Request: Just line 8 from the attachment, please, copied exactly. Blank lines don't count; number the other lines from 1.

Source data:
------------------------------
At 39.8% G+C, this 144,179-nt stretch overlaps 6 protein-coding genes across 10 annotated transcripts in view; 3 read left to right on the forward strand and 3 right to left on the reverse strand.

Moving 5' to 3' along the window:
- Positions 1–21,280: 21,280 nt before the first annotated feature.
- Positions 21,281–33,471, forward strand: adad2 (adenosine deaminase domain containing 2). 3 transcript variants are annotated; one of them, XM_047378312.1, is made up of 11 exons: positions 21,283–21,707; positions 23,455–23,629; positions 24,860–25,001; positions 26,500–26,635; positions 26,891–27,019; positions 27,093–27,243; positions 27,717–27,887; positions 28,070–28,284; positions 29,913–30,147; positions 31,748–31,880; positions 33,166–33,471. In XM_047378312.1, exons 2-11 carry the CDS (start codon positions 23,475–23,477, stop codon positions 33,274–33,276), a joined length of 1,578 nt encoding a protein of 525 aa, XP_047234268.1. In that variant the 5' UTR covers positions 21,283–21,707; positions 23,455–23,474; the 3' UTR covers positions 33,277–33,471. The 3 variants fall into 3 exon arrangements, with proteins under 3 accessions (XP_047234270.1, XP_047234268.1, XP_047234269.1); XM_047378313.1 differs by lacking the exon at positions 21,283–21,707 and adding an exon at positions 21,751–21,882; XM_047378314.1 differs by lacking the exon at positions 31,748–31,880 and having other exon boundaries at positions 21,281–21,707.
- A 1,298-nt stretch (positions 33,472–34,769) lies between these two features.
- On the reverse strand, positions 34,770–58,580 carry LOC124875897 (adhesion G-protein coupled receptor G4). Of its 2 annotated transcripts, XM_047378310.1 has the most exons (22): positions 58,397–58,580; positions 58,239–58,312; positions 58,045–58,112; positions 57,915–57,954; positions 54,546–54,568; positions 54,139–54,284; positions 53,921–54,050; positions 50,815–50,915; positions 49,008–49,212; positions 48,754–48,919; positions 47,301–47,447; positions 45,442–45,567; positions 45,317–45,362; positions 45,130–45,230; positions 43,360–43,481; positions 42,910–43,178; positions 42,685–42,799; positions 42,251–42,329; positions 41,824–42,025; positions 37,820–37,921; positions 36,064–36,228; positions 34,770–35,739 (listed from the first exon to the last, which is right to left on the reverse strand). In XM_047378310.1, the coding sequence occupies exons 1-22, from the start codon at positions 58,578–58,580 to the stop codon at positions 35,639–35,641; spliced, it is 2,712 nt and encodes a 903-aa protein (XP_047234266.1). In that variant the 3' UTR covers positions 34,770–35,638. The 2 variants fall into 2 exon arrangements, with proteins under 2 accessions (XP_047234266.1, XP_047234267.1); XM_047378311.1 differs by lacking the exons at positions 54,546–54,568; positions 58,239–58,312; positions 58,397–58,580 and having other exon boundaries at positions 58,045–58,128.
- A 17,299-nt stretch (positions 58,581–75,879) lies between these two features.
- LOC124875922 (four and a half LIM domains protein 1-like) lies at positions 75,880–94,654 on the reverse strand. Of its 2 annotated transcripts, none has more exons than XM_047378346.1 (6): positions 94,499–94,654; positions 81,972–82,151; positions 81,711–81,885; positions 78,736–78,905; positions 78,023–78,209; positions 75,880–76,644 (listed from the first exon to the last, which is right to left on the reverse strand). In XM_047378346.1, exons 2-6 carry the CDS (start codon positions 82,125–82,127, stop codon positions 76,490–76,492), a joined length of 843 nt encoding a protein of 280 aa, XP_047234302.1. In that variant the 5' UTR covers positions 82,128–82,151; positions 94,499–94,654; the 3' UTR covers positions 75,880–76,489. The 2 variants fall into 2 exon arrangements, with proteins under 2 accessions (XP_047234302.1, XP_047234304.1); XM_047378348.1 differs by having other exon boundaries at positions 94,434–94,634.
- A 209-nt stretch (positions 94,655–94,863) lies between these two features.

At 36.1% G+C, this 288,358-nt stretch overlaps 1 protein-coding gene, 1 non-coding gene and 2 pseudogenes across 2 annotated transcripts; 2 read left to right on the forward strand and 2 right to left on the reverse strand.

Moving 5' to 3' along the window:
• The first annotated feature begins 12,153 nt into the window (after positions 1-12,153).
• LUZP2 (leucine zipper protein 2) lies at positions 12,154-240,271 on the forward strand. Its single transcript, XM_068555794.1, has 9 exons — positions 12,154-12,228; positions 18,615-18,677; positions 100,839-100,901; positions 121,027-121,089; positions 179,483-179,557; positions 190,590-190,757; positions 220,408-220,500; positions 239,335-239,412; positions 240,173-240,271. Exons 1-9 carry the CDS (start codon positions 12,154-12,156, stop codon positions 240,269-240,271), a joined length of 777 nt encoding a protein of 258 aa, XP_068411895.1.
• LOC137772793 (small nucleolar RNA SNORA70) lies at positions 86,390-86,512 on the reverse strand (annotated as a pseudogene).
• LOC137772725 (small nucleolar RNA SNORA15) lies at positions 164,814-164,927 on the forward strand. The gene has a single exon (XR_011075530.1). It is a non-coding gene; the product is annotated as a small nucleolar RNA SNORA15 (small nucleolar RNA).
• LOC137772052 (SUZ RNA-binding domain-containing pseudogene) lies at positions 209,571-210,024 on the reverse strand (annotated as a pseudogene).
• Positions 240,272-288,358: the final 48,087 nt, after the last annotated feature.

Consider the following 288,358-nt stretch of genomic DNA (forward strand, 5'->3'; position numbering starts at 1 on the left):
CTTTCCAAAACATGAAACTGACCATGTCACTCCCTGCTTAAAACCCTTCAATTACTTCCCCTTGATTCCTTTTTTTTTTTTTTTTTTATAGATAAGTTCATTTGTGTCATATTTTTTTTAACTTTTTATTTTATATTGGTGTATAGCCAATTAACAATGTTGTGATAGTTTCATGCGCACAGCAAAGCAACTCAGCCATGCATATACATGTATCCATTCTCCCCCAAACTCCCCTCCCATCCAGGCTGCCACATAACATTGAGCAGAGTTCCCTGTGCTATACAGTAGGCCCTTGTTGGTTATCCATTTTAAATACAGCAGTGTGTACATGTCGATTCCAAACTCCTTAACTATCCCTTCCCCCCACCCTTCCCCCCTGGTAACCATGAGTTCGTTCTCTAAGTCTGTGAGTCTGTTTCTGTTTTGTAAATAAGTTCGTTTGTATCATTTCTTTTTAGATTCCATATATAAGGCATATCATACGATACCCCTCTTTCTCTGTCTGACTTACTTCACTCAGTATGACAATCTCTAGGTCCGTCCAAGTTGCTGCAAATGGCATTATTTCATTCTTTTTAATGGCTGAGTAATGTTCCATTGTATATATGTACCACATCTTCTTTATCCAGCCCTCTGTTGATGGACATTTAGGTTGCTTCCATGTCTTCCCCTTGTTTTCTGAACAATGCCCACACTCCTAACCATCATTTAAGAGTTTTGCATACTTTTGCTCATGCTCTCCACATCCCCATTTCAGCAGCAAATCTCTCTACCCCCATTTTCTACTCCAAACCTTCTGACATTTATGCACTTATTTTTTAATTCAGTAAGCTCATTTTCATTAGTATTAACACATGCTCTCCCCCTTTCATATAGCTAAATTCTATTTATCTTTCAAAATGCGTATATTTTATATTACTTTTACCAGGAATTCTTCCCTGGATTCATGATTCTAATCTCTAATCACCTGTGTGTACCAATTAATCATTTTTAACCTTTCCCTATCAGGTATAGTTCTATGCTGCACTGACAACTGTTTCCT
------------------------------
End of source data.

- LOC124875922 (four and a half LIM domains protein 1-like) lies at positions 75,880–94,654 on the reverse strand. Of its 2 annotated transcripts, none has more exons than XM_047378346.1 (6): positions 94,499–94,654; positions 81,972–82,151; positions 81,711–81,885; positions 78,736–78,905; positions 78,023–78,209; positions 75,880–76,644 (listed from the first exon to the last, which is right to left on the reverse strand). In XM_047378346.1, exons 2-6 carry the CDS (start codon positions 82,125–82,127, stop codon positions 76,490–76,492), a joined length of 843 nt encoding a protein of 280 aa, XP_047234302.1. In that variant the 5' UTR covers positions 82,128–82,151; positions 94,499–94,654; the 3' UTR covers positions 75,880–76,489. The 2 variants fall into 2 exon arrangements, with proteins under 2 accessions (XP_047234302.1, XP_047234304.1); XM_047378348.1 differs by having other exon boundaries at positions 94,434–94,634.